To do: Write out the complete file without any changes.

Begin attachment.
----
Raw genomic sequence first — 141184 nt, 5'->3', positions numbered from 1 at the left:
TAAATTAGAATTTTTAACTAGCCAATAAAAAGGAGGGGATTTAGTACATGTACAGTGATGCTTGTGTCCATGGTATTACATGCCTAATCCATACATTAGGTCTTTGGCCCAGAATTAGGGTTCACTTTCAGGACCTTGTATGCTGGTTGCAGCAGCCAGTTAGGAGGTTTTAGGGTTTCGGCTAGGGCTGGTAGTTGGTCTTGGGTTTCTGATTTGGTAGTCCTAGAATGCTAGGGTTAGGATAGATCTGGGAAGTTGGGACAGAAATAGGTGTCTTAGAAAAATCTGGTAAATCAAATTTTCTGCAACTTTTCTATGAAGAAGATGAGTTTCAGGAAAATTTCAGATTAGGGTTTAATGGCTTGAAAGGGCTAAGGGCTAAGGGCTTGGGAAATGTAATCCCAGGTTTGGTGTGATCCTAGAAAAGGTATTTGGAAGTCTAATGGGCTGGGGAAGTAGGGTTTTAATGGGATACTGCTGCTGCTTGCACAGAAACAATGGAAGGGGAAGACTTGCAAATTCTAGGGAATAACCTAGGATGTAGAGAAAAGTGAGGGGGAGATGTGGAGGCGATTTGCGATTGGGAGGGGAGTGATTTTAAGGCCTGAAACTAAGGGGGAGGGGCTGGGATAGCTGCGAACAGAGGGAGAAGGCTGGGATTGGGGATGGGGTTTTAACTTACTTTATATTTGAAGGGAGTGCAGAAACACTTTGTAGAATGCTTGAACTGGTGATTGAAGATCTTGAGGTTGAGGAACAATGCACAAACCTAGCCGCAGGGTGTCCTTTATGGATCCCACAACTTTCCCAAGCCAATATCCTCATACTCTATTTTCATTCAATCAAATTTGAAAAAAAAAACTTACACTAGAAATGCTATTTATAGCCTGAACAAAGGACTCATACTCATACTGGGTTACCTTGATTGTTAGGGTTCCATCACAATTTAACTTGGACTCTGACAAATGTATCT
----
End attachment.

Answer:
Raw genomic sequence first — 141184 nt, 5'->3', positions numbered from 1 at the left:
TAAATTAGAATTTTTAACTAGCCAATAAAAAGGAGGGGATTTAGTACATGTACAGTGATGCTTGTGTCCATGGTATTACATGCCTAATCCATACATTAGGTCTTTGGCCCAGAATTAGGGTTCACTTTCAGGACCTTGTATGCTGGTTGCAGCAGCCAGTTAGGAGGTTTTAGGGTTTCGGCTAGGGCTGGTAGTTGGTCTTGGGTTTCTGATTTGGTAGTCCTAGAATGCTAGGGTTAGGATAGATCTGGGAAGTTGGGACAGAAATAGGTGTCTTAGAAAAATCTGGTAAATCAAATTTTCTGCAACTTTTCTATGAAGAAGATGAGTTTCAGGAAAATTTCAGATTAGGGTTTAATGGCTTGAAAGGGCTAAGGGCTAAGGGCTTGGGAAATGTAATCCCAGGTTTGGTGTGATCCTAGAAAAGGTATTTGGAAGTCTAATGGGCTGGGGAAGTAGGGTTTTAATGGGATACTGCTGCTGCTTGCACAGAAACAATGGAAGGGGAAGACTTGCAAATTCTAGGGAATAACCTAGGATGTAGAGAAAAGTGAGGGGGAGATGTGGAGGCGATTTGCGATTGGGAGGGGAGTGATTTTAAGGCCTGAAACTAAGGGGGAGGGGCTGGGATAGCTGCGAACAGAGGGAGAAGGCTGGGATTGGGGATGGGGTTTTAACTTACTTTATATTTGAAGGGAGTGCAGAAACACTTTGTAGAATGCTTGAACTGGTGATTGAAGATCTTGAGGTTGAGGAACAATGCACAAACCTAGCCGCAGGGTGTCCTTTATGGATCCCACAACTTTCCCAAGCCAATATCCTCATACTCTATTTTCATTCAATCAAATTTGAAAAAAAAAACTTACACTAGAAATGCTATTTATAGCCTGAACAAAGGACTCATACTCATACTGGGTTACCTTGATTGTTAGGGTTCCATCACAATTTAACTTGGACTCTGACAAATGTATCT